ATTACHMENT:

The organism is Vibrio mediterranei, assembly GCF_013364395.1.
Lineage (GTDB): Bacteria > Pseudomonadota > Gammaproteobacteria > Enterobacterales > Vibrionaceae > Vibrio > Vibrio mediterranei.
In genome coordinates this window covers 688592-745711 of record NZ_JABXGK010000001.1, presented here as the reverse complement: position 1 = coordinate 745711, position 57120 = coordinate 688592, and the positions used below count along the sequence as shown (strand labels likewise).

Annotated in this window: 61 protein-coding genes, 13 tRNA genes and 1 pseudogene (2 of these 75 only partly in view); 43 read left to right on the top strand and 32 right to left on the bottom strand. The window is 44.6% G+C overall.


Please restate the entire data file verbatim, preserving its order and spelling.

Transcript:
The organism is Vibrio mediterranei, assembly GCF_013364395.1.
Lineage (GTDB): Bacteria > Pseudomonadota > Gammaproteobacteria > Enterobacterales > Vibrionaceae > Vibrio > Vibrio mediterranei.
In genome coordinates this window covers 688592-745711 of record NZ_JABXGK010000001.1, presented here as the reverse complement: position 1 = coordinate 745711, position 57120 = coordinate 688592, and the positions used below count along the sequence as shown (strand labels likewise).

Annotated in this window: 61 protein-coding genes, 13 tRNA genes and 1 pseudogene (2 of these 75 only partly in view); 43 read left to right on the top strand and 32 right to left on the bottom strand. The window is 44.6% G+C overall.